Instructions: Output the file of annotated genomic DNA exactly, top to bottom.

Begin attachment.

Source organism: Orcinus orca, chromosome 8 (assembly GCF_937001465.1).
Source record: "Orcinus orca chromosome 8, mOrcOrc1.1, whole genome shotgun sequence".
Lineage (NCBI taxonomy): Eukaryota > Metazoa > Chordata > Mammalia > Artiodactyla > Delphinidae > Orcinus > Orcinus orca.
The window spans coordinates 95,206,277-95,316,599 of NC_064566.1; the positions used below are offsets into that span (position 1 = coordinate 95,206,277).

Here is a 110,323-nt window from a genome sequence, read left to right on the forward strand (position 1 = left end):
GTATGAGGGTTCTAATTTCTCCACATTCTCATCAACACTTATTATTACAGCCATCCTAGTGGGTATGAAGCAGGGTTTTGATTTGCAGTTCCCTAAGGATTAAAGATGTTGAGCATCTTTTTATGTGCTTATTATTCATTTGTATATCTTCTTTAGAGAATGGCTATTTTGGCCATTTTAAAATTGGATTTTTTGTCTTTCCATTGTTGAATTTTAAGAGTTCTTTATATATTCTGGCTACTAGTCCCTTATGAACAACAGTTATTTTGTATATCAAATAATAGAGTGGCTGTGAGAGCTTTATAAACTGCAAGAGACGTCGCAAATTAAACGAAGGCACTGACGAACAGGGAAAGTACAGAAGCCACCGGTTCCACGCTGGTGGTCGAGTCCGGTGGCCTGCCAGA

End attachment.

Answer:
Source organism: Orcinus orca, chromosome 8 (assembly GCF_937001465.1).
Source record: "Orcinus orca chromosome 8, mOrcOrc1.1, whole genome shotgun sequence".
Lineage (NCBI taxonomy): Eukaryota > Metazoa > Chordata > Mammalia > Artiodactyla > Delphinidae > Orcinus > Orcinus orca.
The window spans coordinates 95,206,277-95,316,599 of NC_064566.1; the positions used below are offsets into that span (position 1 = coordinate 95,206,277).

Here is a 110,323-nt window from a genome sequence, read left to right on the forward strand (position 1 = left end):
GTATGAGGGTTCTAATTTCTCCACATTCTCATCAACACTTATTATTACAGCCATCCTAGTGGGTATGAAGCAGGGTTTTGATTTGCAGTTCCCTAAGGATTAAAGATGTTGAGCATCTTTTTATGTGCTTATTATTCATTTGTATATCTTCTTTAGAGAATGGCTATTTTGGCCATTTTAAAATTGGATTTTTTGTCTTTCCATTGTTGAATTTTAAGAGTTCTTTATATATTCTGGCTACTAGTCCCTTATGAACAACAGTTATTTTGTATATCAAATAATAGAGTGGCTGTGAGAGCTTTATAAACTGCAAGAGACGTCGCAAATTAAACGAAGGCACTGACGAACAGGGAAAGTACAGAAGCCACCGGTTCCACGCTGGTGGTCGAGTCCGGTGGCCTGCCAGA